Sunday, October 3, 2010

Whole Lotta Comparing Goin' On

I met a little Elf-man, once,
Down where the lillies blow.
I asked him why he was so small,
And why he didn't grow.

He slightly frowned, and with his eye
He looked me through and through.
"I'm just as big for me," said he,
"As you are big for you."

-- John Kendrick Bangs

I've written before about how hard it is not to compare. Or, I suppose more importantly, how hard it is not to make destructive comparisons. In the post I just linked, the comparing had to do with Joy's developmental trajectory versus Rose's. In Joy's (still rough) kindergarten entry right now, the obvious comparison is to her neurotypical classmates, with whom she's not able to spend very much time at all right now.

There are many other ways to compare destructively, though. One can make comparisons along the autism spectrum, for example. As in, my child is less impaired than your child, so we can at least feel superior there. Or -- my child is more impaired, so I should feel sorry for myself and you should feel sorry for me and we all should feel sorry for him/her. Or cross-disability comparisons -- I just read an interesting piece at Reports from a Resident Alien from a spectrum perspective, cautioning people with autism against falsely building themselves up at the expense of people with other more "severe" disabilities.

Funny enough, parent bloggers do the compare thing to ourselves too. For example, I've been seeing a delightful set of new spectrum-parent-bloggers setting up blogshop, and find my recent blogging to stack up poorly next to the wit and the insights and the speedy build-up of followings and commenters... as I am posting less often, less in-depth, finding it harder to find suitable words to write about this part of the journey. Difficult not to cringe at the comparison. My dear friend over at Autism in a Word wrote recently about her struggle with becoming too focused on the hit counter and the pats-on-the-back in the comments. I may need to consider doing as she did, and taking a blogging break... but depriving myself of this community might not be healthy for me either.

Then there's the self-flagellation self-comparison within the professional sphere, eloquently expressed over at Professor Mother (another fine relatively-new blog). Oh, does it resonate. I'd been hoping that all the wonderful new knowledge and contacts I'd gained through the LEND program last year would create some new opportunities for me on the professional score, an area of my life that's been less than ideal in recent years -- but that's not turning out to be a obvious path either, particularly in this economy.

I need to figure out how to hang on to being "big for me" and keep out of the destructive comparison cycle. Sometimes it's just not easy to see.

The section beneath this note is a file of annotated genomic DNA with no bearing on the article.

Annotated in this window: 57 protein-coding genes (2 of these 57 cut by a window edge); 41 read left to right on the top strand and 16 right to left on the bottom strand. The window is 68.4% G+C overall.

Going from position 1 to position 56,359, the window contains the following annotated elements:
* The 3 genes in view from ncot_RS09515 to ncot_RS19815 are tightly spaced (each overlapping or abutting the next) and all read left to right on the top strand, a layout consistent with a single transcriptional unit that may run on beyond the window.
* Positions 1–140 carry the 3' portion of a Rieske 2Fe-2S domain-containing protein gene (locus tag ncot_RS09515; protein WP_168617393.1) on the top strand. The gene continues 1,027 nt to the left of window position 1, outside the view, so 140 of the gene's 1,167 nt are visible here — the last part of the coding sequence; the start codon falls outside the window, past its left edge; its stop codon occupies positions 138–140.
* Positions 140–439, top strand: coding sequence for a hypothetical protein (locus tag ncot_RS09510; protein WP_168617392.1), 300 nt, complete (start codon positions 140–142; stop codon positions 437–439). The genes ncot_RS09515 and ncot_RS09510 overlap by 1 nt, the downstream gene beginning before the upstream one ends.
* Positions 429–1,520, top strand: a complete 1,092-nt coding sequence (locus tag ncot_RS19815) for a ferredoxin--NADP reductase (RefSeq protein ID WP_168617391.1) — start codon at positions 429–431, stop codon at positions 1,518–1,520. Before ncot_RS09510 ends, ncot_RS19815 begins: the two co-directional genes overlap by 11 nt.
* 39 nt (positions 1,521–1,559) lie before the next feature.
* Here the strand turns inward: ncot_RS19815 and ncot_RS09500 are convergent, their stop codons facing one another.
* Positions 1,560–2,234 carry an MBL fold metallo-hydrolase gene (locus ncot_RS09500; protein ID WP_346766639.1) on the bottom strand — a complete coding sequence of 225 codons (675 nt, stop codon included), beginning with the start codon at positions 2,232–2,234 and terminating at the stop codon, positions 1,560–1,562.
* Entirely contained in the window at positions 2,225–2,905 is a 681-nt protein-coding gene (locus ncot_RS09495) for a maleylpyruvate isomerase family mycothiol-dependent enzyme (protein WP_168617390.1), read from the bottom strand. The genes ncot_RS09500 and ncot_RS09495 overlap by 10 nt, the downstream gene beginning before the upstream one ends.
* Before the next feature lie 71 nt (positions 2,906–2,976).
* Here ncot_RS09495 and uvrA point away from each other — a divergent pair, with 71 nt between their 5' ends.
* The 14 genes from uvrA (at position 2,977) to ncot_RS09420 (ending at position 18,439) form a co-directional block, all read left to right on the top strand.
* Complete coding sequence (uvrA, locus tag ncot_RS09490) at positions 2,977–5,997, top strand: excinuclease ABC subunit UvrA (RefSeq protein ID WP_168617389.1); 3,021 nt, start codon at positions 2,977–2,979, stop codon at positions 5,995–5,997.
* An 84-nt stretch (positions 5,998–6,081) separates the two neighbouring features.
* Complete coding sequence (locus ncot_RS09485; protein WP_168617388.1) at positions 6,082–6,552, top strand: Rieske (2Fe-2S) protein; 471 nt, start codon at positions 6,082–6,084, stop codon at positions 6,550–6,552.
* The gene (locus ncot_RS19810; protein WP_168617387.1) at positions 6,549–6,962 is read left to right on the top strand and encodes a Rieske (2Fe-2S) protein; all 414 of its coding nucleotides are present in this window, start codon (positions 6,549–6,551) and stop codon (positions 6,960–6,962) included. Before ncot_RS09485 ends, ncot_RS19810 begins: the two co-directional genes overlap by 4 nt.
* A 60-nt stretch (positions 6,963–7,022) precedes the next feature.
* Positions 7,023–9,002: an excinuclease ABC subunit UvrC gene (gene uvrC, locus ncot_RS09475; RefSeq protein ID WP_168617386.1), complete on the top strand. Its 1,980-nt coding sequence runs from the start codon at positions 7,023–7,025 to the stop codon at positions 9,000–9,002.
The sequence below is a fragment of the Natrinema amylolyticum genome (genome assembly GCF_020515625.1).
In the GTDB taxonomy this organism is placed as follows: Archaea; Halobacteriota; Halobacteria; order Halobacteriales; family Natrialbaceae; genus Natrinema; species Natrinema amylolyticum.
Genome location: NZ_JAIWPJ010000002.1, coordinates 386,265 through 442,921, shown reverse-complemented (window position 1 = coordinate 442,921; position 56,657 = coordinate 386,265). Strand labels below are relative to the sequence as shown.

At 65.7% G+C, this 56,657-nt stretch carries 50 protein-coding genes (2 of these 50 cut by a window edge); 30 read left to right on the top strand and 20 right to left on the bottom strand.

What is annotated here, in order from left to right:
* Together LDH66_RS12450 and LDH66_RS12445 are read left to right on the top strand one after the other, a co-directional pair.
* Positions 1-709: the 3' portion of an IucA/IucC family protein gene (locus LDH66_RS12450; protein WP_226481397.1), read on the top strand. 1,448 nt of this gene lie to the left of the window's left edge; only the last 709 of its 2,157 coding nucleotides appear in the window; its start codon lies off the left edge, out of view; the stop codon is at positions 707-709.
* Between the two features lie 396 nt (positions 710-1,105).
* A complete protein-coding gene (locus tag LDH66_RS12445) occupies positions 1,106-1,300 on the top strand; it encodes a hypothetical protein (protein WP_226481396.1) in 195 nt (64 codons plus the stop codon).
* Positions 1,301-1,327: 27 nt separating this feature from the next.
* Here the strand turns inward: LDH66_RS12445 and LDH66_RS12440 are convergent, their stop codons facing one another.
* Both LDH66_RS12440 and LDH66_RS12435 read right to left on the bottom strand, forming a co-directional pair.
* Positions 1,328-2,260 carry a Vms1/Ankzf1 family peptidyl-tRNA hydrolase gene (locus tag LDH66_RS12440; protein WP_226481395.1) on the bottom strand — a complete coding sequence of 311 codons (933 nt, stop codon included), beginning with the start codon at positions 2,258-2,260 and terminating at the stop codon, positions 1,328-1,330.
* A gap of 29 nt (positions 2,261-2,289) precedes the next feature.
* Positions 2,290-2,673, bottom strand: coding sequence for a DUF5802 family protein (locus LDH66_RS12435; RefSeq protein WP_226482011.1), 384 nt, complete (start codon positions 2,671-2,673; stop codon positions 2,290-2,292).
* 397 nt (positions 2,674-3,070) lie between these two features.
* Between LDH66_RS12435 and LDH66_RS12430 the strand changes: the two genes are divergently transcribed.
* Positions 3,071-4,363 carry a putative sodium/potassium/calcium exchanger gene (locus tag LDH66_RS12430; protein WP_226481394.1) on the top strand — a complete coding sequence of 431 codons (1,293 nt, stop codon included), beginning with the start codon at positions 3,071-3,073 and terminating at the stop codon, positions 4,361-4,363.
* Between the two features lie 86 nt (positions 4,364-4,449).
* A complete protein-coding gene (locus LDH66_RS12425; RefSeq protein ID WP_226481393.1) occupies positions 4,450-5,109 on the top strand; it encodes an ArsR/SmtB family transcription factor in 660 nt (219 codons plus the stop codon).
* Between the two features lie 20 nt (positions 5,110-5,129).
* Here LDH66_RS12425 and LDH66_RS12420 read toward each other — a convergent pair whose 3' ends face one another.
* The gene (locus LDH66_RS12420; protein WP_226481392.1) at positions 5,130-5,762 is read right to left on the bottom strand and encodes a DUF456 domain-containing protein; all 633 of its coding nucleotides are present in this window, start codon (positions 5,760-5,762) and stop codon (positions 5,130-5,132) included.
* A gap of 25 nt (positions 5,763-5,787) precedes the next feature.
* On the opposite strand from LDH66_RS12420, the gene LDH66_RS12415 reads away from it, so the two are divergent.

Anonymous said...

You will have a tough time shaking me off your blog-leg. And more than a few relatives - even if they don't comment often. Struggling as you are, just stating you have a firm fan base. It's all relative.

Niksmom said...

"...finding it harder to find suitable words to write about this part of the journey." This resonated the most with me as it is where I am in our journey. I, too, have really fallen off with blogging and, for a bit, worried that I'd lost/alienated some followers. But I have to remember WHY I am blogging, even when the reason seems to be shifting; it is MY story and I am the one living it. I figure, we all get our fifteen minutes of being "the new/the popular/the cool" and then we all go back to just being ourselves and those who relate to us will stick with us. Even if they aren't relatives. :-)

FWIW, I'm still here. Just not commenting on as many blogs lately. Much else going on. But you are in my thoughts.

Big Daddy Autism said...

I feel you on both counts. With our son, we used to compare him to a friend's daughter born around the same time. It was devastating and built resentment. We eventually learned to accept it and joke about it. That's when life got better. Now that girl is ready to babysit our son and we feel fortunate. As far as the blogging goes, I too am guilty of looking at my stats and getting discouraged. But, in reality, what difference does it make? Writing the blog makes me feel good and brings pleasure to a few people. That's all that really matters.

Anonymous said...

Just saying Hi. Have been reading and not commenting much anywhere. Just about my only time at the computer is when nursing, which really doesn't allow for responding much.

I understand very much how you feel here and can relate to it in many ways.

By the way, do you know how Mama Mara is doing? She's been quiet for so long...

AuntieS said...